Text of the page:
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Title:

Colombia – a passion for cycling

Date:

02.07.2013

Description:

Here come the Colombians again! In the 1980s, Colombian riders, supported by a sponsor benefiting from high coffee prices, played the role of heroic outsiders in the Grand Tours. When it came to climbing, they flew like birds; but they were always uncomfortable on descents and cobbles. The Colombians of the class of 2013 have reprised the romantic image cultivated by their elders but have more depth of experience and a more determined attitude, as has become so apparent in races all around the world.

The Colombians have become a dominant force on the UCI America Tour – in terms of the Nations Ranking which they have won six times in eight years, as well as in the individual classification, led by Óscar Sánchez at the end of June. A Colombian rider, Julian David Arredondo, also leads the individual ranking of the UCI Asia Tour, riding for the Japanese Team Nippo-De Rosa. But the UCI Continental Circuits are not enough to satisfy Colombian appetites. The UCI WorldTour is now on their agenda, with success in the Ardennes classics (Carlos Betancur), victory in the Tour of the Basque Country (Nairo Quintana) and second place in the Giro d'Italia (Rigoberto Urán). The Colombian flag even flew at the top of the UCI WorldTour Nations Ranking for the first three weeks of June, ahead of Spain and Italy.

"This is a golden age," sums up Ramiro Valencia Cossio. The President of the Colombian Cycling Federation identifies the Olympic Games last year, when Urán won the silver medal in the road race, as the starting point for this unprecedented Colombian success.

From the Tour de l’Avenir to the Tour de France

Colombia's passion for cycling goes back at least to the 1950s. Fausto Coppi and Hugo Koblet were invited to race in Colombia, while a Frenchman, the 1948 Olympic road champion José Beyaert, took on the task of developing cycling in the country. But the Colombians wanted to turn the tables: rather than taking on the Europeans in Colombia, they sought to challenge them in their own back yard.

Martin "Cochise" Rodriguez, a track specialist, turned professional for Bianchi in 1973, and rode in support of Felice Gimondi. Seven years later, Alfonso Flórez won the Tour de l'Avenir, the biggest stage race for amateurs, and opened up the possibility of Colombians competing in the Tour de France. In the Café de Colombia era (1985-1990), the climber Luis Herrera won three stages and two polka-dot jerseys in the Tour de France as well as the general classification of the 1987 Vuelta a España.

Since that time, cycling has become more than a sport in Colombia. It has been a means of building bonds in Colombian society and has promoted national pride; it has become a priority for the state.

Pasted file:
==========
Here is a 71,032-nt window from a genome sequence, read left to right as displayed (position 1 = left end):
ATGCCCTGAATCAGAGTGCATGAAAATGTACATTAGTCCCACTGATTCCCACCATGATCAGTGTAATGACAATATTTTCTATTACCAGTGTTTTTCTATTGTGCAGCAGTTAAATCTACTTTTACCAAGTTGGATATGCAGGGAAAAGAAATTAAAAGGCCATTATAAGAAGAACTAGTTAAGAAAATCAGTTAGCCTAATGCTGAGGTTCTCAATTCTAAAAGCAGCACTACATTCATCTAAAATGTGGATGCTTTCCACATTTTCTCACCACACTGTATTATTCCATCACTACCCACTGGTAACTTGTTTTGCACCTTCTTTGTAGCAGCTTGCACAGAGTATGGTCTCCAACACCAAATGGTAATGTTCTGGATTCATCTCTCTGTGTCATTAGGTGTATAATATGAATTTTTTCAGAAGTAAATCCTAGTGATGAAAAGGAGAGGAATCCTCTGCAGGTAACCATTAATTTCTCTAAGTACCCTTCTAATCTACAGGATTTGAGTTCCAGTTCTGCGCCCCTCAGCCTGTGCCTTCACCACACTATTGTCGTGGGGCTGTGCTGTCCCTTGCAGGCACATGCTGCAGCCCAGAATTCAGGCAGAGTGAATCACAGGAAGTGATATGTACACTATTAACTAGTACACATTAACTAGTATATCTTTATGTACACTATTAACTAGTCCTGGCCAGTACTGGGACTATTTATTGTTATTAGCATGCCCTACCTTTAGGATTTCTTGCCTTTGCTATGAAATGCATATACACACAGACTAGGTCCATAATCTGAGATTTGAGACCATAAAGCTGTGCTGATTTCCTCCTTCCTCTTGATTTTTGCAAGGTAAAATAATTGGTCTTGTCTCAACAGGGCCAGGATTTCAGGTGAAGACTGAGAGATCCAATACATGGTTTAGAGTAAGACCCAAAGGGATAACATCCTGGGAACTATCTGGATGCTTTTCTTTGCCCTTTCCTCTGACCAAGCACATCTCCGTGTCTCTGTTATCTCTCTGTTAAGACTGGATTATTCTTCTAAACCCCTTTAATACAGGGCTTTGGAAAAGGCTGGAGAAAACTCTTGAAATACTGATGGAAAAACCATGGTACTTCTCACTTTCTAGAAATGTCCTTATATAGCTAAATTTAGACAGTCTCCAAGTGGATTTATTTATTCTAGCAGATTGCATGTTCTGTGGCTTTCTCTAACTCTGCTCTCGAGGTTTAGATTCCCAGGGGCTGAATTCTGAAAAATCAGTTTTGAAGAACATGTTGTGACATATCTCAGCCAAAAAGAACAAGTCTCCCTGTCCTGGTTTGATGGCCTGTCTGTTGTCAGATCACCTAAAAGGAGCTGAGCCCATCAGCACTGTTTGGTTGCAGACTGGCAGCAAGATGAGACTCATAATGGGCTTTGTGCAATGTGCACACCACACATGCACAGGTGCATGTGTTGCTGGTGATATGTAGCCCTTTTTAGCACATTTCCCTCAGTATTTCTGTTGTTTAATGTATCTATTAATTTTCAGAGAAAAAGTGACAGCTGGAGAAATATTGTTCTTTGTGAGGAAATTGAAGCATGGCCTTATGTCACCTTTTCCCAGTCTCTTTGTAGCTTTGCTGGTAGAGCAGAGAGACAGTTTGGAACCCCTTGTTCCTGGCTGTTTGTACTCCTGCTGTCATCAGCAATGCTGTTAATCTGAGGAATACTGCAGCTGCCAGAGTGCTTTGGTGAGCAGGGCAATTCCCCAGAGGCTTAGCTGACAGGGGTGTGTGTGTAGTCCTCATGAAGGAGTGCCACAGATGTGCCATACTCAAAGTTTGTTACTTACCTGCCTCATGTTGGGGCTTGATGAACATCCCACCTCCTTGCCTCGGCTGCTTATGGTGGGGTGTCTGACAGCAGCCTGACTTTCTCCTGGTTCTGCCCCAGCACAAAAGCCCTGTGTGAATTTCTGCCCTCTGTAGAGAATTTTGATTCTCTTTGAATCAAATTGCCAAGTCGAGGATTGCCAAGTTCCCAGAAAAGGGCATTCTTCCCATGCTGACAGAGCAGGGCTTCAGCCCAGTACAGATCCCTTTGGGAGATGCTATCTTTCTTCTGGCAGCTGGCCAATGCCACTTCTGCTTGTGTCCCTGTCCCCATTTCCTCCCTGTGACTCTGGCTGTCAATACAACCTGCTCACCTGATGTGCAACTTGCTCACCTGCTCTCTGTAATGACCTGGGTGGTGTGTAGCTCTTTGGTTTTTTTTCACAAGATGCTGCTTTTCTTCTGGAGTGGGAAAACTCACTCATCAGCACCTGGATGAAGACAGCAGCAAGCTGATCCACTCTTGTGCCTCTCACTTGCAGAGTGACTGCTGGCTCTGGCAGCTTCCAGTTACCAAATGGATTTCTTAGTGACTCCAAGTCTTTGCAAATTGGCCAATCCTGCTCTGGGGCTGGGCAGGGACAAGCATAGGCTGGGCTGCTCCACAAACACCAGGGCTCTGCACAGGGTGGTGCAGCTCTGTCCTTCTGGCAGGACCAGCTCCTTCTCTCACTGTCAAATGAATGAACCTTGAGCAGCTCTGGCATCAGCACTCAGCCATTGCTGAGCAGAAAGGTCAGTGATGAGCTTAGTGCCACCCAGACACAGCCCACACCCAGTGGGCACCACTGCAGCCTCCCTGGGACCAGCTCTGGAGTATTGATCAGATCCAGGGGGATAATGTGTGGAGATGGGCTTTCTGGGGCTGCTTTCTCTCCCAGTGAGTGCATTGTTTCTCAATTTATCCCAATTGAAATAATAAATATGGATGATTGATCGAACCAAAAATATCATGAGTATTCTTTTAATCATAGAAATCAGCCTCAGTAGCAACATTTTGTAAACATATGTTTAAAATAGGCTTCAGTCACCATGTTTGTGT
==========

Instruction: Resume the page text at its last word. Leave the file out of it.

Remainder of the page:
With government assistance, the Colombian Federation has attempted to improve upon the successes of the past. In 2007, the Federation supported a project to set up a UCI Continental team, Colombia es Pasión, for Under-23 riders. Then the Tour de l’Avenir again became the target – with success in 2010 and 2011 with Colombian riders on the top step of the podium. The team developed alongside its young riders: it achieved UCI Professional Continental status and then ceded its place to another second division structure in 2012, a team known simply as Colombia, a team which received an invitation to the 2013 Giro d’Italia.

The government has now established an impressive development pyramid, starting with clubs, leading onto the UCI Continental Team known as 472-Colombia (third division), the Colombia team (second division) and finally riders in the UCI WorldTour such as Team Sky's Sergio Henao and Rigoberto Urán.

Cycling unites the nation

The Colombia team, the central link in the chain, was set up by the Ministry of Sport. The Minister explained why cycling is a political project in this Latin American country: "Sport helps to unify a country – through peace rather than by conflict. I was inspired by people such as Nelson Mandela. Mandela used rugby to bring the divided nation of South Africa together. I think we can do the same in Colombia with cycling."

Victories in the Tour de l’Avenir, impressive performances in the Tour de France, work with young riders and setting up a national team: Colombia is clearly on the right road. The result is that Colombian riders are sought after by professional teams all around the world.

The authorities, committed to road cycling, have also set up new development structures for other cycling disciplines. The UCI has recognised this work by awarding two World Championships to Colombia; on the Track in Cali in 2015 and in BMX in Medellín in 2016.

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